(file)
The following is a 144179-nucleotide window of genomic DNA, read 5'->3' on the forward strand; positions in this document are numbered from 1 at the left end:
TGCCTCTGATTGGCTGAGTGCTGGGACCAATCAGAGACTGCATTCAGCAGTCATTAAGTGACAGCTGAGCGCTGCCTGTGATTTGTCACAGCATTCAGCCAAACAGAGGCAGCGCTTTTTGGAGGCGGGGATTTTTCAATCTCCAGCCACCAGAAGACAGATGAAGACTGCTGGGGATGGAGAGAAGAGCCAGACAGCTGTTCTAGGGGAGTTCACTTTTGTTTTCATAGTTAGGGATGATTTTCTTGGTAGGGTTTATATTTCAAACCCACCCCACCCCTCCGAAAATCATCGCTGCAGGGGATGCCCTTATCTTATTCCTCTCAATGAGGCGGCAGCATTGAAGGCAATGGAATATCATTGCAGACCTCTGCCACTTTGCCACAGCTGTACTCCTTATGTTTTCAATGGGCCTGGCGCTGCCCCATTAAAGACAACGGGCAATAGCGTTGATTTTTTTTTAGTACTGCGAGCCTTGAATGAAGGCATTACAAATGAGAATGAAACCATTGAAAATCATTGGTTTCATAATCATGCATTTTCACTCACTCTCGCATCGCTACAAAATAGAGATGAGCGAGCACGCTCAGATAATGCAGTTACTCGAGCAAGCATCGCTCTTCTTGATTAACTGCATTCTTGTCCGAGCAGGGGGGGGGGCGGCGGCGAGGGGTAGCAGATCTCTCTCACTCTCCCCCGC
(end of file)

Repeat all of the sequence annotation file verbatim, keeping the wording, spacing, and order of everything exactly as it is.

The following is a 144179-nucleotide window of genomic DNA, read 5'->3' on the forward strand; positions in this document are numbered from 1 at the left end:
TGCCTCTGATTGGCTGAGTGCTGGGACCAATCAGAGACTGCATTCAGCAGTCATTAAGTGACAGCTGAGCGCTGCCTGTGATTTGTCACAGCATTCAGCCAAACAGAGGCAGCGCTTTTTGGAGGCGGGGATTTTTCAATCTCCAGCCACCAGAAGACAGATGAAGACTGCTGGGGATGGAGAGAAGAGCCAGACAGCTGTTCTAGGGGAGTTCACTTTTGTTTTCATAGTTAGGGATGATTTTCTTGGTAGGGTTTATATTTCAAACCCACCCCACCCCTCCGAAAATCATCGCTGCAGGGGATGCCCTTATCTTATTCCTCTCAATGAGGCGGCAGCATTGAAGGCAATGGAATATCATTGCAGACCTCTGCCACTTTGCCACAGCTGTACTCCTTATGTTTTCAATGGGCCTGGCGCTGCCCCATTAAAGACAACGGGCAATAGCGTTGATTTTTTTTTAGTACTGCGAGCCTTGAATGAAGGCATTACAAATGAGAATGAAACCATTGAAAATCATTGGTTTCATAATCATGCATTTTCACTCACTCTCGCATCGCTACAAAATAGAGATGAGCGAGCACGCTCAGATAATGCAGTTACTCGAGCAAGCATCGCTCTTCTTGATTAACTGCATTCTTGTCCGAGCAGGGGGGGGGGCGGCGGCGAGGGGTAGCAGATCTCTCTCACTCTCCCCCGC